[25 August 2005]
There are many problems that arise when trying to review an album such as Putamayo Presents Mali. The first problem, and the most obvious, is that I don’t speak, or even recognize when I’m hearing, Arabic, Bambara, or any of the other languages these songs may be sung in. My linguistic shortcomings alone ensure that my opinion of the music is going to be informed by a certain amount of emotional guesswork. If a song sounds sad, I can only assume it’s sad. No irony, no lyrical humour, no puns. For better or worse, the response to the music is going to be far more emotional than analytical.
The conceptual basis of an album like this is also problematic. Pretending that an accurate musical representation of a country can come from eleven songs seems at best reductive, at worst maddeningly frustrating. Mali is a musically and culturally diverse nation. Almost every track feels like a signpost pointing me in a direction I’d like to travel, but then the song ends and I must keep moving. It is a bewildering experience. The driving Berber blues of Tinariwen seem completely removed from the polished disco funk of Issa Bagayogo, which itself seems a country apart from the trippy Youssou vibe of Tom Diakité. When the unifying factor of a sampler album like this is diversity, there are so many questions left unanswered and so many avenues left unexplored that the effect is something like having a meal that consists only of appetizers.
Perhaps it’s foolish of me to expect anything other than a simplistic treatment from the folks at Putamayo. Whoever came up with the slogan printed on the back cover of the album deserves a raise because the words do a perfect job of capturing the essence of Putamayo’s musical mission. “Putamayo World Music—Guaranteed to make you feel good.” This company’s not interested in elucidating cultural connections or playing the role of intelligent archivist. Nope, all they want to do is make you feel good. A soundtrack to unencumbered dinner party hedonism.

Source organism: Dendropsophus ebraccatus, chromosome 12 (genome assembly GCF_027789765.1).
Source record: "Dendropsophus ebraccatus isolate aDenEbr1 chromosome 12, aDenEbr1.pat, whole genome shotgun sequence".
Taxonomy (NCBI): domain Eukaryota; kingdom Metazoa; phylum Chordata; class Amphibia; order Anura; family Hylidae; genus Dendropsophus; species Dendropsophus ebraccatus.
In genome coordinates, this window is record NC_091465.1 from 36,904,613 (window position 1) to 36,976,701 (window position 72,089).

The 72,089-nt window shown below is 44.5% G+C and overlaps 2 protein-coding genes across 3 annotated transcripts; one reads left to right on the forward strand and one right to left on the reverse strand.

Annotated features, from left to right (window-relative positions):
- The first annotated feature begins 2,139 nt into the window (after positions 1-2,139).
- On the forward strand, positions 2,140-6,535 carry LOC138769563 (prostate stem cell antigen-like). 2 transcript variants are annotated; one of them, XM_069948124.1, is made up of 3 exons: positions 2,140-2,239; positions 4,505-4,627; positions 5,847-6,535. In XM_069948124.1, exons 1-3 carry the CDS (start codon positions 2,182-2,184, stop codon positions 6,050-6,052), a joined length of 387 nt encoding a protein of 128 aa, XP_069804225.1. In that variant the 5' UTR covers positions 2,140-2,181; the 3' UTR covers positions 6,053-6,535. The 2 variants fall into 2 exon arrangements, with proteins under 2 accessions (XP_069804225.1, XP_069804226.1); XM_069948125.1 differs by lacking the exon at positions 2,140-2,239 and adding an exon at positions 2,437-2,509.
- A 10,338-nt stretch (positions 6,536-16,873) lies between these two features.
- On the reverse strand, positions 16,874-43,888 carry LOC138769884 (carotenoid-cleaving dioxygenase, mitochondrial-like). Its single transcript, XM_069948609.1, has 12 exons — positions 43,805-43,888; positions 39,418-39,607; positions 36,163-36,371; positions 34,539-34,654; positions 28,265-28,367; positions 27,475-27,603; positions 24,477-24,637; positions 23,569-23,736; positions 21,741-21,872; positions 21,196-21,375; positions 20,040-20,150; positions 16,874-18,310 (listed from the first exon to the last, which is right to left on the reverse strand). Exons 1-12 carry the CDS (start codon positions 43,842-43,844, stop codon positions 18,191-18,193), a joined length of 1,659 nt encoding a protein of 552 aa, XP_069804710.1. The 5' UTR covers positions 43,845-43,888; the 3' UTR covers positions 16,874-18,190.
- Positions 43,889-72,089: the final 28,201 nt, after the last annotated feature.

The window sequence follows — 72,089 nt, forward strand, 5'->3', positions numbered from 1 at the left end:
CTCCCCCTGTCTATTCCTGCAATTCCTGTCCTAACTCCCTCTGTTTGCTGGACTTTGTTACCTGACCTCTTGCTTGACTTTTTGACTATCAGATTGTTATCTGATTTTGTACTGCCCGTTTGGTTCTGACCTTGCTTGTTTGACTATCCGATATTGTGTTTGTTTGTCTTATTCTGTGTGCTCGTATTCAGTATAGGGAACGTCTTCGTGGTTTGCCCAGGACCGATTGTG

Feeling good is something that’s easily accomplished when listening to the music on this disc as there’s not a weak track. Pleasure is afforded the listener in a myriad of ways: whether it’s the faint reggae lilt of Ramatou Diakité‘s “Gembi” or the beguiling mixture of ancient and modern musical technologies on Mamou Sidibé‘s “Bassa Kele”. Unfortunately, my own naiveté tempers some of the joy I get solely from listening. My inability to respond to the music on little more than an immediate sensory level leaves me feeling like a large piece of the puzzle is missing; which it undoubtedly is. That the promotional material accompanying my copy of the album mentioned that Tinariwen’s contribution, “Amassakoul ‘N’ Ténéré”, “served as the musical soundtrack to a fierce fight against discrimination” caused me to feel slightly sheepish after I had already listened to the track five times and determined its hypnotic guitars to be the chief feature. What I thought was candy had turned out to be meat.
Imagine if the cultural positions were reversed. What if, in a far-off country, Curtis Mayfield and Marvin Gaye were packaged just as feel-good exemplars of “indigenous” American music? The funky rhythms and stridently beautiful singing would still register, but the social raison d’etre of such incisive music would be largely obscured. Both my own inadequacies as a cultural commentator and Putamayo’s Disney-fied presentation have likely robbed this music of a source of its power. It’s not as if we must all be ethnomusicologists to enjoy foreign music, but the way that I, and I suspect most affluent westerners, listen to this kind of music makes it nearly impossible to distinguish a booty call from a call to arms.
To be fair, Putamayo will donate a portion of the proceeds from the sales of the album to Oxfam America’s relief efforts in Mali, but I do wish that rather than include recipes for meat in peanut sauce, Putamayo made some effort to educate the listeners about the context and meaning of this wonderful music and therefore lessen any inclinations we may feel to treat Malian musicians as mere trendy exotica.